Huddesford, William (DNB00)
HUDDESFORD, WILLIAM (1732–1772), antiquary, was baptised on 15 Aug. 1732 at St. Mary Magdalen, Oxford, and was son of George Huddesford, president of Trinity College, Oxford. George Huddesford [q.v.] was his youngest brother. He matriculated at Trinity College on 20 Oct. 1749, was elected scholar in 1750 and fellow in 1757. He graduated B.A. in 1753, M.A. in 1756, and B.D. in 1767, and he was proctor of the university in 1765. In 1758 he was ordained, and held from 1755 until his death the keepership of the Ashmolean Museum at Oxford. He was appointed in 1761 vicar of Bishop's Tachbrook, Warwickshire. Huddesford died unexpectedly at Oxford on 6 Oct. 1772.
During his short life he worked vigorously. He published: 1. ‘Edvardi Luidii … lithophylacii Britannici ichnographia,’ Oxford, 1760, a new edition of the treatise of Edward Lhuyd [q.v.], whose fossils were under his charge at the Ashmolean. It contained some new plates and the author's discourse on the sea-shells of the British ocean. 2. ‘Martini Lister, M.D., Historiæ, sive Synopsis Methodicæ Conchyliorum et Tabularum Anatomicarum editio altera,’ Oxford, 1760. The plates in this edition were especially fine. Two indices are added, one for the shells in Lister's arrangement, the other for that of Linnæus. The latter is in both Latin and English. 3. ‘Catalogus librorum Manuscriptorum Antonii à Wood,’ 1761, a new edition of which was struck off by SirThomas Phillipps at the Middlehill press in 1824. 4. ‘An Address to the Freemen and other Inhabitants of the City of Oxford,’ 1764, an anonymous address playfully described as printed at ‘Lucern for Abraham Lightholder.’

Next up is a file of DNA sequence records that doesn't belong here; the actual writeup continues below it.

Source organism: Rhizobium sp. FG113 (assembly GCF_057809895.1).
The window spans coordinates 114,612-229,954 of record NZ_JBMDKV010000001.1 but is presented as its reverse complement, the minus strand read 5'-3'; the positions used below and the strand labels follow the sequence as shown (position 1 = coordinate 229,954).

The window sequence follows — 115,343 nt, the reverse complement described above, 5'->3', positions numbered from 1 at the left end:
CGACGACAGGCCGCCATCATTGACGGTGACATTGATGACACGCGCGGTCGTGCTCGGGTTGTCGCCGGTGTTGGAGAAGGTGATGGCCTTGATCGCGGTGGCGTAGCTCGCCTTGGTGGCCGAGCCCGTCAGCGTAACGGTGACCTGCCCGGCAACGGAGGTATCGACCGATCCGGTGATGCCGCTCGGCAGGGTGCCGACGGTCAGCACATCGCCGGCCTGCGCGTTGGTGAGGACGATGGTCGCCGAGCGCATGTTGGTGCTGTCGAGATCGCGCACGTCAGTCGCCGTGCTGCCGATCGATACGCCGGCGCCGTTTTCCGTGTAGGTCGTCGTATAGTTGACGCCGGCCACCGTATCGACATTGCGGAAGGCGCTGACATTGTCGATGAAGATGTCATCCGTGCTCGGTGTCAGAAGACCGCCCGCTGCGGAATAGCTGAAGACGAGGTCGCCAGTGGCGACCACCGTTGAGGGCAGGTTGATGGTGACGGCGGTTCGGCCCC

In 1772 Joseph Pote, bookseller at Eton, published in two volumes the lives of Leland, Hearne, and Anthony à Wood, and in the last two memoirs obtained some aid from Huddesford. At the time of his death Huddesford had many works in view, including a collection of curiosities from the 160 pocketbooks of Hearne, and he had collected materials for the lives of two Welsh antiquaries, Humphry and Edward Lhuyd. His description of Osney Abbey is in the ‘Gentleman's Magazine,' 1771, pp. 153, 204; his character of Wood is in Bliss's ' Athenæ Oxonienses,' i. 135-8 (introd.); and his memoir of the Rev. Francis Wise, B.D., is inserted in Nichols's 'Illustrations of Literature,' iv. 479-80. A parody on Cato's soliloquy in 'Granger's Letters,' App. pp. 11-12, is tentatively ascribed to Huddesford, and in the same work (pp. 136-51) are numerous letters by him. Many letters to and from him are printed in Nichols's 'Illustrations of Literature,' iv. 456-80, v. 586, and a volume of his correspondence is among the Ashmole MSS. in the Bodleian Library. His library was sold by James Fletcher & Son at Oxford in 1771.[Foster's Alumni Oxon.; Gent. Mag. 1761 p.431, 1772 p. 495; Nichols's Lit. Anecdotes, iii. 677,683-4, v. 291, viii. 600; Nichols's Illustr. of Lit. iii. 667, vi. 473-5;Wood's Oxford City, ed. Peshall, p. 227.]